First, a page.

This post was written by Diogo Bercito, a Brazilian journalist who worked as a foreign correspondent in Jerusalem, Beirut, and Cairo. He is currently pursuing an M.A. in Arab Studies at Georgetown University, where he researches Arab migration to Latin America. He was a recipient of the Khayrallah Center’s Visiting Scholar Grant in May of 2019.
A century before President Donald Trump called for a “Muslim Ban,” American legislators approved a law in 1924 which drastically reduced Arab immigration to the United States. “Passing a camel through the hole of a needle became easier than the entry of a Syrian immigrant,” according to an Arabic newspaper published in New York during that year.
Congress started debating the Immigration Act of 1924 on March 17, 1924, with the goal of curtailing immigration to the United States—particularly immigration from Asia, a region they saw as inherently inferior. As a consequence, Arabs faced severe restrictions to their entry, prefiguring what would happen a century later for many Arabs with the passage of the “Muslim Ban” in 2017. For example, the Immigration Act of 1924 established a quota of a mere 100 individuals from “Syria,” a category that included present-day Lebanon, Syria, and Palestine/Israel. In comparison, around 112,000 Syrian-Lebanese immigrants had arrived in the United States between 1880 and 1924, averaging around 2500 per year, and at its peak in 1920 reaching 4200 immigrants per year.
In spite of the devastating effects of that legislation, Arabic newspapers published by the diaspora in New York did not sound the alarm right away. It took them several weeks after the debates to pass the law began, to grasp the implications for the future of their own community.
The delay in recognizing that the age of mass Arab immigration to the United States was over, as the gates of Ellis Island resoundingly closed, informs us about the complex processes by which immigrants understood themselves, and how they experienced the rule of law in their host countries. This article tells that story through the Arab-American press, in a departure from the official narratives promoted by the United States bureaucrats.
The House of Representatives and the Senate approved the Immigration Act of 1924 on April 12 and May 15 respectively, and President Calvin Coolidge signed it into law on May 24. According to the text, the American government would only accept an annual quota of immigrants according to the place of their origin. The quota was equivalent to 2% of the number of people from each origin who were already living in the United States in 1890. There was a minimum of 100 entries, in case the percentage was too low.
The two most widely circulated Arabic daily newspapers in the United States—al-Huda (The Guidance) and Mir’at al-Gharb (The Mirror of the West), both available in the archives of the Moise A. Khayrallah Center for Lebanese Diaspora Studies—reported on the new law as a legislation that targeted Japanese immigrants. The two newspapers consistently mentioned Tokyo’s protests against the act and informed its readers that the legislation would affect “Japanese and others.” The Arab-American press failed to inform their readers, in the vibrant Arab community of New York and throughout the US, that their families in Syria were among those “others.”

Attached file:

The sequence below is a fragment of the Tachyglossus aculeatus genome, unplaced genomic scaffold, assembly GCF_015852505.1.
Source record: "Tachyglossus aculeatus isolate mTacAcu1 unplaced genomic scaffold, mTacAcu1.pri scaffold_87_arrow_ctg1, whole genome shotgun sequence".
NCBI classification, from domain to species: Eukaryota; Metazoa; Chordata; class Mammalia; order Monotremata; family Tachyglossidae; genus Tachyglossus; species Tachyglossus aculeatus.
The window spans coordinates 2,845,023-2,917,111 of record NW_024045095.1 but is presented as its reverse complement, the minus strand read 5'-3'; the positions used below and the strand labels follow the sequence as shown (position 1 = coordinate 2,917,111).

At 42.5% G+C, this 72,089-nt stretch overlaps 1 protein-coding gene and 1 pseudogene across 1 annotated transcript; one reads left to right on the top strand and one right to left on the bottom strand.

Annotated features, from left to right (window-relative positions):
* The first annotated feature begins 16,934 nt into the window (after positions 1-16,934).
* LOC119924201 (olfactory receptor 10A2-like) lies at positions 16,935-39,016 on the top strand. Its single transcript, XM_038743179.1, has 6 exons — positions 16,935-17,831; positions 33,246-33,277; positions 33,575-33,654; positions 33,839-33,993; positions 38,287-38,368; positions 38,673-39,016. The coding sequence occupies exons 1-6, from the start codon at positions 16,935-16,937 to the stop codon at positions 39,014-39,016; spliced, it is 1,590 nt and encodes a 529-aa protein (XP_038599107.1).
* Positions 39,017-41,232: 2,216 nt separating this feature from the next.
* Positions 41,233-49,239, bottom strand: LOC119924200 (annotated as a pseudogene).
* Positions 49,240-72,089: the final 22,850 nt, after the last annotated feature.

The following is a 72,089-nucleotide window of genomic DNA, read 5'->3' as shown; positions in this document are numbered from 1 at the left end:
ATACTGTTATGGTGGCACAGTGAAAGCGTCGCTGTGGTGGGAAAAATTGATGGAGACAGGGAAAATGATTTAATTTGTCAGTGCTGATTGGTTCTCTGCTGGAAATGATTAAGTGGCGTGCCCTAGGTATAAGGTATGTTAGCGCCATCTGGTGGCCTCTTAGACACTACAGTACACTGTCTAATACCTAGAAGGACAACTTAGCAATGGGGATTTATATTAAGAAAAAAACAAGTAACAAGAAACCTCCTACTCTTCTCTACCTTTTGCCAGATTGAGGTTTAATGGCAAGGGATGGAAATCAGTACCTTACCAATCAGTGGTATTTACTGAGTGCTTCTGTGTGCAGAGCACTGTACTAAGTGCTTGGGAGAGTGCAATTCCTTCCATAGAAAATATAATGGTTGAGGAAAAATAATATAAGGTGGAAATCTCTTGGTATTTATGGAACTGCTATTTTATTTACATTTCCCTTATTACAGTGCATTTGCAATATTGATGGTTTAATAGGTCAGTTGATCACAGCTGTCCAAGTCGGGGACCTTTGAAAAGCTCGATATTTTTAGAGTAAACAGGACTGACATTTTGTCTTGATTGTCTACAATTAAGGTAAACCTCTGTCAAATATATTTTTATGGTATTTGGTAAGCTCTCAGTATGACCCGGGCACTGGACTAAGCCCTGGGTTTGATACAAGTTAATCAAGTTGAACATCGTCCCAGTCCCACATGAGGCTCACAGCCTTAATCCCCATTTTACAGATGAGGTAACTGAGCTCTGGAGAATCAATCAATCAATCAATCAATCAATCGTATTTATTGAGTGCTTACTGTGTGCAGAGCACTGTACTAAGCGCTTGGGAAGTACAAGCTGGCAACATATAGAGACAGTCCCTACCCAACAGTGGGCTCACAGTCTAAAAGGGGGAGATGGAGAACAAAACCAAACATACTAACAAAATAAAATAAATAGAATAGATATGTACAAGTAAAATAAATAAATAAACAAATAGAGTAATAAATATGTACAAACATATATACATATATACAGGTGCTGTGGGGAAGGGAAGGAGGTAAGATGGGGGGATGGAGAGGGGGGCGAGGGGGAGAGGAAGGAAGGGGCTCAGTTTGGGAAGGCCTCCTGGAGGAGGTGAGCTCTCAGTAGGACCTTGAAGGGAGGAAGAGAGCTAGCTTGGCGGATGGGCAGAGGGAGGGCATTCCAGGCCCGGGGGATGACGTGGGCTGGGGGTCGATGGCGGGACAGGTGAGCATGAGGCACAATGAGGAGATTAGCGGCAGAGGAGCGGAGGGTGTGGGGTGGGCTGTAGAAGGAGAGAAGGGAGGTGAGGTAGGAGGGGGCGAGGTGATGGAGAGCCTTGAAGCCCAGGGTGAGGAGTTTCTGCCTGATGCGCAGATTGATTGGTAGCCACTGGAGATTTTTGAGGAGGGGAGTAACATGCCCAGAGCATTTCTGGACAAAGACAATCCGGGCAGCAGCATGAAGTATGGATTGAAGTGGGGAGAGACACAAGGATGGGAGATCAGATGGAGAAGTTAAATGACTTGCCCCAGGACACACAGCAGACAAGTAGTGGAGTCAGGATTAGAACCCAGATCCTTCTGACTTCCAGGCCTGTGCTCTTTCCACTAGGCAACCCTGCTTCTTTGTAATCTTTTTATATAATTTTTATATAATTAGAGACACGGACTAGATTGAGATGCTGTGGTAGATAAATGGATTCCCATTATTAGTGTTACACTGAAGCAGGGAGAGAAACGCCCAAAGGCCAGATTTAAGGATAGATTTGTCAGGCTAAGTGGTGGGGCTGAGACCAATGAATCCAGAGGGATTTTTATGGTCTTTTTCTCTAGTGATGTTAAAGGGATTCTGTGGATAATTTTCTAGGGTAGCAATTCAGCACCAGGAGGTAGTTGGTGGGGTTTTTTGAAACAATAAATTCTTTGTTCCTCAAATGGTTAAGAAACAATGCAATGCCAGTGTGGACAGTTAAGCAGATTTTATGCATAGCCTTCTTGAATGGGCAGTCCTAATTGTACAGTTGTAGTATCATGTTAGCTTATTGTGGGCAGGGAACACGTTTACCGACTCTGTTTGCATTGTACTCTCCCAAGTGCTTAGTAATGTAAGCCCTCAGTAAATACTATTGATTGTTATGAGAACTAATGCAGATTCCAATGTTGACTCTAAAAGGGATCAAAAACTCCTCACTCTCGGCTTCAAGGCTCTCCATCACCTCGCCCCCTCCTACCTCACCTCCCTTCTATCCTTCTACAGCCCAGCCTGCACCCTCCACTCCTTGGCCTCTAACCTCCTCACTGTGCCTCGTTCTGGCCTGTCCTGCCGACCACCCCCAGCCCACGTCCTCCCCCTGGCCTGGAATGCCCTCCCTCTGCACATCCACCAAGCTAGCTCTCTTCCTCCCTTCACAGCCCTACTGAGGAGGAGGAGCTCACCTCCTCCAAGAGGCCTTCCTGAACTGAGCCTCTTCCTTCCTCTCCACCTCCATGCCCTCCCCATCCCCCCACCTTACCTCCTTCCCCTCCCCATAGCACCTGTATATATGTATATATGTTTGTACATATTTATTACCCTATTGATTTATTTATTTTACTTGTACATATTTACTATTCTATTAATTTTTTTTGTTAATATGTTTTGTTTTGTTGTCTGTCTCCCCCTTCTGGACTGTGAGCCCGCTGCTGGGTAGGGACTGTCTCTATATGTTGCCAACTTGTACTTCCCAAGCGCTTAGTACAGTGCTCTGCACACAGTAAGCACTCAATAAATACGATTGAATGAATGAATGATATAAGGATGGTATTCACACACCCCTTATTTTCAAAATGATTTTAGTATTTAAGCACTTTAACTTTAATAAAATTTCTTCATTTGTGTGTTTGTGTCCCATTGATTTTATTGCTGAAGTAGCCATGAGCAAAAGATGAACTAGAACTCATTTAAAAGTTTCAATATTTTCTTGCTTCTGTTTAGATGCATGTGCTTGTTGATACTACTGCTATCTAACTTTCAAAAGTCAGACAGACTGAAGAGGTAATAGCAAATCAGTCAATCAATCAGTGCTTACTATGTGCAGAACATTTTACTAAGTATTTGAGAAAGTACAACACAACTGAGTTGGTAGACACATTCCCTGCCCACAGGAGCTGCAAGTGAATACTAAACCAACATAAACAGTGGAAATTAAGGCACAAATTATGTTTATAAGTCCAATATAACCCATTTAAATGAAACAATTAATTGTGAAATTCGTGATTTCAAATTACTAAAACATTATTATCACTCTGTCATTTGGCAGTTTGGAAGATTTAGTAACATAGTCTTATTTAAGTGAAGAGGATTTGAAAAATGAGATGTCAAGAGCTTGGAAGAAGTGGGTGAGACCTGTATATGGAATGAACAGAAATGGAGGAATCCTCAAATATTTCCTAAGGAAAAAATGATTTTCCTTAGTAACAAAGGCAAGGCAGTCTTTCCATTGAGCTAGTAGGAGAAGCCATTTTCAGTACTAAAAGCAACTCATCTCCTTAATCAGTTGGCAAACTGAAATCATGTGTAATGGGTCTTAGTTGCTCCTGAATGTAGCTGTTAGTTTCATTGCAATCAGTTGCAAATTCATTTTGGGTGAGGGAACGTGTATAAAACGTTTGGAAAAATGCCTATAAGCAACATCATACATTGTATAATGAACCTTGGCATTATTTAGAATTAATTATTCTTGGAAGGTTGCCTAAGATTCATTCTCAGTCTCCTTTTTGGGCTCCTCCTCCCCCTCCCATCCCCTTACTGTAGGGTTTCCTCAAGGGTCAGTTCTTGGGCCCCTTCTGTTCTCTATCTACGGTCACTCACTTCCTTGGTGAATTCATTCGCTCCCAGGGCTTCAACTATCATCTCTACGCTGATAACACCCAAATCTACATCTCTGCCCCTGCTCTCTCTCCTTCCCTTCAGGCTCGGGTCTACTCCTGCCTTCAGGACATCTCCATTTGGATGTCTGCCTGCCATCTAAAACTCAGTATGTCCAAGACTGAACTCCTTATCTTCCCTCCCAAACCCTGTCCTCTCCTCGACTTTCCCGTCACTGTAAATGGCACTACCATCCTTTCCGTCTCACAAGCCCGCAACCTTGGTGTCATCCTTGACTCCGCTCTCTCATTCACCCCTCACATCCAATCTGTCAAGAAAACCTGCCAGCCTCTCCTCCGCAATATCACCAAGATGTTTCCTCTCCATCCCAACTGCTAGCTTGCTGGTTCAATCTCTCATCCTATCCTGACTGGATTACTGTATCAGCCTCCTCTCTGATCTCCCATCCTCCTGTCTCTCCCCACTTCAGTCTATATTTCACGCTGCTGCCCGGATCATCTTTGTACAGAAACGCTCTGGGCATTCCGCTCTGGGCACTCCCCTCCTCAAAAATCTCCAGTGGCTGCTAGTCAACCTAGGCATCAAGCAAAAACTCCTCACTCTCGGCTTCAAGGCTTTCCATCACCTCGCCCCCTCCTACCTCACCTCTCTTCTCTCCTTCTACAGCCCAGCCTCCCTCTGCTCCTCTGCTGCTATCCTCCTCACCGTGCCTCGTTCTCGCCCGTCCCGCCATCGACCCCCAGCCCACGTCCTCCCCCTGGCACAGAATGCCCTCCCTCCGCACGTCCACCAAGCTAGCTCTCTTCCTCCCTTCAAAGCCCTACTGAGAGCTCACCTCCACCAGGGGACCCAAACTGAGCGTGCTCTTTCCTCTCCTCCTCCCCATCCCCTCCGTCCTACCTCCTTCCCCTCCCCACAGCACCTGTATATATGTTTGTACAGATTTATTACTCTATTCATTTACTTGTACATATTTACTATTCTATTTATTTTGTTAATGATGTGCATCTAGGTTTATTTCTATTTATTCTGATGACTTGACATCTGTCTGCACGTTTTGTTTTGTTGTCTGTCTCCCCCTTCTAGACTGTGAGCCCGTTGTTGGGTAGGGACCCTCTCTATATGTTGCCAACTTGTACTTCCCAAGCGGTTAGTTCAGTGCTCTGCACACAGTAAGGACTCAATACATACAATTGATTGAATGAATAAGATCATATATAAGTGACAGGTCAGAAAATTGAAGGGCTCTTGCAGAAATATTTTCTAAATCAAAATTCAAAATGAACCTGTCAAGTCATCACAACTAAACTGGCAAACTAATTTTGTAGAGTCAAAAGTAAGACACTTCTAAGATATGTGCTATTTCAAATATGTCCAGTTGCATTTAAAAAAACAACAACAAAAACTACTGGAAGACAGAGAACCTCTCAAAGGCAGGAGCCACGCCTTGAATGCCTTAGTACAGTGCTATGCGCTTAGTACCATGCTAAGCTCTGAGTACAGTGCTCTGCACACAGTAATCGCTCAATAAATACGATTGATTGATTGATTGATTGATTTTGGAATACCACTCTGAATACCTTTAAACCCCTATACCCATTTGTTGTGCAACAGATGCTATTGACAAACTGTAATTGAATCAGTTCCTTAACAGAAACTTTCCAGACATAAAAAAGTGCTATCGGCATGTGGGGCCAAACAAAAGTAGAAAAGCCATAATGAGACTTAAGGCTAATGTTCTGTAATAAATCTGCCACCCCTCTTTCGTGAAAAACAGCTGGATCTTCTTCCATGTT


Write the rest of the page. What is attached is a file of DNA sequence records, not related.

Even after the passage of the act, Abraham K. Hitti, a cousin of the Lebanese-American scholar Philip K. Hitti, continued advertising tickets to travel between New York and Beirut on the S.S. Madonna.
The business-as-usual treatment of the new law in the press and the continued advertisement of $165 offers for tickets to a country closing its doors, might be due to the fact that papers such as al-Huda targeted a well-off audience that had already acquired American citizenship or that had already immigrated. Thus, they would not be affected by the Immigration Act of 1924.
However, the reaction of the Arab-American press might also point to the complicated process of seeing oneself as part of a specific nationality, such as “Syrian.” Immigrants often times identified more immediately with their village or region of origin than with an entity called “Syria” or “Lebanon,” both of which were only established after the end of WWI when the League of Nations formally delivered that former Ottoman territory to France as an international mandate. The very idea of being Syrian or Lebanese developed in conjunction with the experience of immigration. In part, these identities were a consequence of restrictive laws, by which migrants understood their positions within specific categories—developed by American legislators and immigration officials—they had not used themselves before.
The first major reaction by an Arabic newspaper dates from May 29, when Mir’at al-Gharb published a long article on the new law, more than two months after the beginning of the debates in Congress. Given the previous silence of the Arabic press in New York, the text is particularly remarkable, with a clear recommendation that its readers write back home and warn their relatives to reconsider their plans to immigrate. Syrians should think twice before selling all their possessions and enduring the perils of the long trip—only to be sent back home.